But her sympathy for the British Army was confined to its actions on the European continent; when the fighting broke out in Dublin on Easter Sunday in 1916 Ní Bhruadair’s support for the rebel republicans was unconditional. She joined Sinn Féin and Cumman na mBan (the women’s IRA) and visited Frongoch Prison in Wales where the majority of volunteers had been sent.

After the end of the war in November 1918, she volunteered many hours of her time canvassing for Sinn Féin in the General Election held the month afterwards and, mere months after women’s suffrage was granted by the British Parliament, was elected to Kerry County Council under the Sinn Féin banner.

After news reached the Blacks and Tans that she was hiding IRA members, her home was frequently subjected to random searches. Her implacable opposition to British rule in Ireland was stiffened further by her work with the Irish White Cross, with which she worked tirelessly to distribute food parcels to the needy wives and children of IRA volunteers.

The Black and Tans in action.

The Black and Tans in action.

When Michael Collins signed the Anglo-Irish Treaty that partitioned Ireland in 1921, Ní Bhruadair found herself on the opposite side to most of her fellow citizens and was unapologetic in her complete rejection of the Treaty. She was a talented speaker and deployed regularly by anti-Treaty forces across Kerry to convince crowds of the foolishness of accepting any agreement that kept Ireland in the British Empire.

The end of the Civil War did not dampen her disdain for the Free State and in 1923 she was shot in the leg after she refused to stop her bicycle for soldiers to inspect. For her crime she was jailed in Dublin where she promptly went on hunger strike, forcing them to release her within two weeks.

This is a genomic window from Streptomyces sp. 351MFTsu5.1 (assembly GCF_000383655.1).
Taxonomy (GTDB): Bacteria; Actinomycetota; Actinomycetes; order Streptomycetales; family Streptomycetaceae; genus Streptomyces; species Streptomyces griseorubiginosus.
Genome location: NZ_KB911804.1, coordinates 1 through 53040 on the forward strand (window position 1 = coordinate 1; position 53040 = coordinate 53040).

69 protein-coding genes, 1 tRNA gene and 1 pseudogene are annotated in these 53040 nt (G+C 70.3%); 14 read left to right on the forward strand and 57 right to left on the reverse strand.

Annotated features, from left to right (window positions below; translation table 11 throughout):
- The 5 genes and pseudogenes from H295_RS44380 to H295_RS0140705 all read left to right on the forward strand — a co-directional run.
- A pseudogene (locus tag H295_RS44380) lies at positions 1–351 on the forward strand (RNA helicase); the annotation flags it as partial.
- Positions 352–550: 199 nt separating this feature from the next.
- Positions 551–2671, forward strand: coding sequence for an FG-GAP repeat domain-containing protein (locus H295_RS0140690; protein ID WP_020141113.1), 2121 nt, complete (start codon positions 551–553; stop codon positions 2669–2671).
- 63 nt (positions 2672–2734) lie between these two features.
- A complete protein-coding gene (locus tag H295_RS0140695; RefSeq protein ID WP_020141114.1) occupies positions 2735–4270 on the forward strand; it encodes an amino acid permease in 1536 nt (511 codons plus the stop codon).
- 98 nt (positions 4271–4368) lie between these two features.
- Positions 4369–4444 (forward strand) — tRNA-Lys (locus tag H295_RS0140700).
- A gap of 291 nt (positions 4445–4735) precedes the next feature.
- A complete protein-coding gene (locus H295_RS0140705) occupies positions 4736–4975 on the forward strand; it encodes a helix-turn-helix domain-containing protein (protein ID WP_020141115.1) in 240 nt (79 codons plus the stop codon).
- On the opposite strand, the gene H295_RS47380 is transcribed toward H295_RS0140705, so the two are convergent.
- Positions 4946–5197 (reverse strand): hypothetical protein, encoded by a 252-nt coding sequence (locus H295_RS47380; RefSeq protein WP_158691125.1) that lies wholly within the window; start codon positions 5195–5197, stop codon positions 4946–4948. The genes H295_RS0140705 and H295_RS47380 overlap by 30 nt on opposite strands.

The Cumann na mBan practicing First Aid.

The Cumann na mBan practicing First Aid.

Her imprisonment did her standing in Sinn Féin no harm and she served as a the party’s Munster delegate at its 1926 party convention. Her involvement with Cumann na mBan came to a sad end in 1933 after the organization abandoned its emphasis on militant nationalism in favor of social reform. Her new party, “Women of the Republic”, attracted few members.

For all the political ups and downs in her long and radical life, she had several constants; her regular branch meetings of the Gaelic League in Tralee and the harmonium she played weekly at a Protestant Church service in her adopted home town of Sneem, Co. Kerry. Doubtless her fellow worshippers - mostly of unionist sympathies - thought little of her paramilitary activities but she was in the words of one biographer, “a woman of frugal habits and decided opinions, she was in many ways difficult and eccentric.”

Her death in 1955 at the grand age of 93 would launch legal challenges that lasted more than two decades. Her will declared that her sizeable £17,000 estate would go to republicans “as they were in the years 1919 to 1921.” Such a request was always going to be challenged in court and it was not until 1979 that a judge ruled her last will and testament “void for remoteness.”

Ní Bhruadair lies buried in the Protestant graveyard in the parish of Sneem, where a room in the local museum is dedicated to her remarkable life.

Read more: 50,000 military records of Easter Rising and War of Independence released

H/T: History of Ireland.